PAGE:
Now the most important inputs to a discounted cash flow are the discount rate, and of course, the actual cash flows. Part of investing is coming up with your own evaluation of a company's future performance, so try the calculation yourself and check your own assumptions. The DCF also does not consider the possible cyclicality of an industry, or a company's future capital requirements, so it does not give a full picture of a company's potential performance. Given that we are looking at Tennant as potential shareholders, the cost of equity is used as the discount rate, rather than the cost of capital (or weighted average cost of capital, WACC) which accounts for debt. In this calculation we've used 7.5%, which is based on a levered beta of 1.171. Beta is a measure of a stock's volatility, compared to the market as a whole. We get our beta from the industry average beta of globally comparable companies, with an imposed limit between 0.8 and 2.0, which is a reasonable range for a stable business.
Whilst important, the DCF calculation ideally won't be the sole piece of analysis you scrutinize for a company. The DCF model is not a perfect stock valuation tool. Rather it should be seen as a guide to "what assumptions need to be true for this stock to be under/overvalued?" For instance, if the terminal value growth rate is adjusted slightly, it can dramatically alter the overall result. Can we work out why the company is trading at a discount to intrinsic value? For Tennant, there are three essential aspects you should further examine:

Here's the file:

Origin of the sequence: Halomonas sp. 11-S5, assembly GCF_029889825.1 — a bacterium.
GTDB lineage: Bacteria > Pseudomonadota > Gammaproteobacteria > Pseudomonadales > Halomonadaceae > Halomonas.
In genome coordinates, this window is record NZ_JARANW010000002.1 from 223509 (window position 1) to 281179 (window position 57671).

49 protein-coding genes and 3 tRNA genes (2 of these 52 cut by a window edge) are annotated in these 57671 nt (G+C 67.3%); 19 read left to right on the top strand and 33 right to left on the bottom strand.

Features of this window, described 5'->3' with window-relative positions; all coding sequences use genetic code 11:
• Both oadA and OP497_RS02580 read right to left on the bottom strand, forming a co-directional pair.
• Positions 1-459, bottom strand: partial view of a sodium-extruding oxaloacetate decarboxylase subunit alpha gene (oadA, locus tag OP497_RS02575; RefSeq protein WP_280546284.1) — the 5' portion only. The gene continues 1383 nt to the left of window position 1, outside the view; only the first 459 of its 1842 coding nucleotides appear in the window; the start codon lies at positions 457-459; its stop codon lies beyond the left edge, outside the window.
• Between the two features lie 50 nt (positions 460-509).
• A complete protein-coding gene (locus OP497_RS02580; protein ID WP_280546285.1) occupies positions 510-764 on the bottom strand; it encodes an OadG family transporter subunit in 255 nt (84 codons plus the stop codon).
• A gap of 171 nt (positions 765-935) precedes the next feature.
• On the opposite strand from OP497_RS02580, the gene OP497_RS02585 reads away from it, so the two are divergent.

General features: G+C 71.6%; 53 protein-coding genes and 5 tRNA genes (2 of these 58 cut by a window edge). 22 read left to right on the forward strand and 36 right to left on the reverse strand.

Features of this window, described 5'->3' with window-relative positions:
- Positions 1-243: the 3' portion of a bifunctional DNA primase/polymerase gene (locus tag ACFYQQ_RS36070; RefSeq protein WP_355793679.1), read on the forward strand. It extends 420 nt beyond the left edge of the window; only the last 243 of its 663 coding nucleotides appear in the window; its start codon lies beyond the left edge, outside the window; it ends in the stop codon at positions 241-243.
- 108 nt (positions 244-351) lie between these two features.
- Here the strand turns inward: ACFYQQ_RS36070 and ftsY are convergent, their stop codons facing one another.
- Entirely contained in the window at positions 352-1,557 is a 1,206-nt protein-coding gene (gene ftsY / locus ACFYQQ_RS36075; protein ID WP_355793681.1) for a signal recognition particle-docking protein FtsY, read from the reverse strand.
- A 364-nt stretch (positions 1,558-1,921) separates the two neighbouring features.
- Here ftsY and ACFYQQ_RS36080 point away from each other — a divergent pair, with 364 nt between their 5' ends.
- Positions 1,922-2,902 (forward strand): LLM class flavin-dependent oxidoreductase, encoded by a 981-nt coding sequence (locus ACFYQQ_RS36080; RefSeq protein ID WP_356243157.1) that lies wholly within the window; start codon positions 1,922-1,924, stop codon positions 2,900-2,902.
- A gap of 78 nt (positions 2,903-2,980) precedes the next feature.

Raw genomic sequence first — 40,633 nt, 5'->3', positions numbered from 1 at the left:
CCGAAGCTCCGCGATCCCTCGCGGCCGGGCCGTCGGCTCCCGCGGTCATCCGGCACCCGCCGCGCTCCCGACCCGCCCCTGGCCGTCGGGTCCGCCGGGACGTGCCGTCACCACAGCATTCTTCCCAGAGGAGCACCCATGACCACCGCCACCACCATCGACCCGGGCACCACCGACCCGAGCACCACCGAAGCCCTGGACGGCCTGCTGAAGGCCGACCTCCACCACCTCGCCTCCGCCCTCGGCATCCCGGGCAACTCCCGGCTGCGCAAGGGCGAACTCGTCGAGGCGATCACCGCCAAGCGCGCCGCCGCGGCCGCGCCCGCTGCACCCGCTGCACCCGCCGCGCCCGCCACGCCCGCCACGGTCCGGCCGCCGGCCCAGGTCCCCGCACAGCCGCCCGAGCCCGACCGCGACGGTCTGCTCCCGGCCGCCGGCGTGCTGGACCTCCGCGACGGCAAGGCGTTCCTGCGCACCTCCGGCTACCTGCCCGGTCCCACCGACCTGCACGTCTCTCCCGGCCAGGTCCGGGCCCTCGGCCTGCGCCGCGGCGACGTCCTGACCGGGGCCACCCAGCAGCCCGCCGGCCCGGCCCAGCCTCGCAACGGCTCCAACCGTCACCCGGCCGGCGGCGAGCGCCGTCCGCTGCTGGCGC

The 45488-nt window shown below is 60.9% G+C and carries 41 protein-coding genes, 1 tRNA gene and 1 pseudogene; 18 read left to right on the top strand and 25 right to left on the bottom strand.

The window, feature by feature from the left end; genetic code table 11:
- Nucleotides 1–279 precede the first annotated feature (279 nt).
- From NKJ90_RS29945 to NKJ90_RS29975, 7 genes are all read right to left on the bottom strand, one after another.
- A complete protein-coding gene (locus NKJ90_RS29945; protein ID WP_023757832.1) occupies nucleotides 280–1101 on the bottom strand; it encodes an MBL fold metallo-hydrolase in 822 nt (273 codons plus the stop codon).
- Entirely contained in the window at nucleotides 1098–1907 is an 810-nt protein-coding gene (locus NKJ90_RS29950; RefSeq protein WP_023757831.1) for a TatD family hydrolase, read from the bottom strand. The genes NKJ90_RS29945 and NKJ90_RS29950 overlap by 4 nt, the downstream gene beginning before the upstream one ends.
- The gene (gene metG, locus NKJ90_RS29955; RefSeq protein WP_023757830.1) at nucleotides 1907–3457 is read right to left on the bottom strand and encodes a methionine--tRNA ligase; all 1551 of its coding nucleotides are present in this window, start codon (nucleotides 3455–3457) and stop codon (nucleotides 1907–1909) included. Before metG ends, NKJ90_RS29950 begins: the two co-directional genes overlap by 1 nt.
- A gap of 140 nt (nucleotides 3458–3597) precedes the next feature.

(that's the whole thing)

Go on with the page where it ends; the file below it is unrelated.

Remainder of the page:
- Risks: Take risks, for example - Tennant has 2 warning signs we think you should be aware of.
- Future Earnings: How does TNC's growth rate compare to its peers and the wider market? Dig deeper into the analyst consensus number for the upcoming years by interacting with our free analyst growth expectation chart.
- Other High Quality Alternatives: Do you like a good all-rounder? Explore our interactive list of high quality stocks to get an idea of what else is out there you may be missing!
PS. The Simply Wall St app conducts a discounted cash flow valuation for every stock on the NYSE every day. If you want to find the calculation for other stocks just search here.
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This article by Simply Wall St is general in nature. It does not constitute a recommendation to buy or sell any stock, and does not take account of your objectives, or your financial situation. We aim to bring you long-term focused analysis driven by fundamental data. Note that our analysis may not factor in the latest price-sensitive company announcements or qualitative material. Simply Wall St has no position in any stocks mentioned.